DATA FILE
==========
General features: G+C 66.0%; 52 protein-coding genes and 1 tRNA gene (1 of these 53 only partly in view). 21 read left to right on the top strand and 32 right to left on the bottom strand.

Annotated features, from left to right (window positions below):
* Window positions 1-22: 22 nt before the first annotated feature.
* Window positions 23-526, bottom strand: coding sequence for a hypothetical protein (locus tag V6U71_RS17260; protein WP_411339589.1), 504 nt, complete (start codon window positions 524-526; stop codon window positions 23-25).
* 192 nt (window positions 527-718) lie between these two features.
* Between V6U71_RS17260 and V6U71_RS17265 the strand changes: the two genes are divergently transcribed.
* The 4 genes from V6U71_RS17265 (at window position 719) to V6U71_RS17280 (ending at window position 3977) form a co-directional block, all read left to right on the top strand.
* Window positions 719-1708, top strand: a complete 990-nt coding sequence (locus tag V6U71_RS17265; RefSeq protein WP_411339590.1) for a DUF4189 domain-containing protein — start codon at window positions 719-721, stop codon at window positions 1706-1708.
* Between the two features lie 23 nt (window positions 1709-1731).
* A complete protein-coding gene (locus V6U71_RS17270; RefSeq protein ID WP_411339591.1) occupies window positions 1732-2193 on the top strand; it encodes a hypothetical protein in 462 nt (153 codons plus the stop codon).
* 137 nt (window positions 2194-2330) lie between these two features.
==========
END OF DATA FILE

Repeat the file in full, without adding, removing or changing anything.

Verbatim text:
General features: G+C 66.0%; 52 protein-coding genes and 1 tRNA gene (1 of these 53 only partly in view). 21 read left to right on the top strand and 32 right to left on the bottom strand.

Annotated features, from left to right (window positions below):
* Window positions 1-22: 22 nt before the first annotated feature.
* Window positions 23-526, bottom strand: coding sequence for a hypothetical protein (locus tag V6U71_RS17260; protein WP_411339589.1), 504 nt, complete (start codon window positions 524-526; stop codon window positions 23-25).
* 192 nt (window positions 527-718) lie between these two features.
* Between V6U71_RS17260 and V6U71_RS17265 the strand changes: the two genes are divergently transcribed.
* The 4 genes from V6U71_RS17265 (at window position 719) to V6U71_RS17280 (ending at window position 3977) form a co-directional block, all read left to right on the top strand.
* Window positions 719-1708, top strand: a complete 990-nt coding sequence (locus tag V6U71_RS17265; RefSeq protein WP_411339590.1) for a DUF4189 domain-containing protein — start codon at window positions 719-721, stop codon at window positions 1706-1708.
* Between the two features lie 23 nt (window positions 1709-1731).
* A complete protein-coding gene (locus V6U71_RS17270; RefSeq protein ID WP_411339591.1) occupies window positions 1732-2193 on the top strand; it encodes a hypothetical protein in 462 nt (153 codons plus the stop codon).
* 137 nt (window positions 2194-2330) lie between these two features.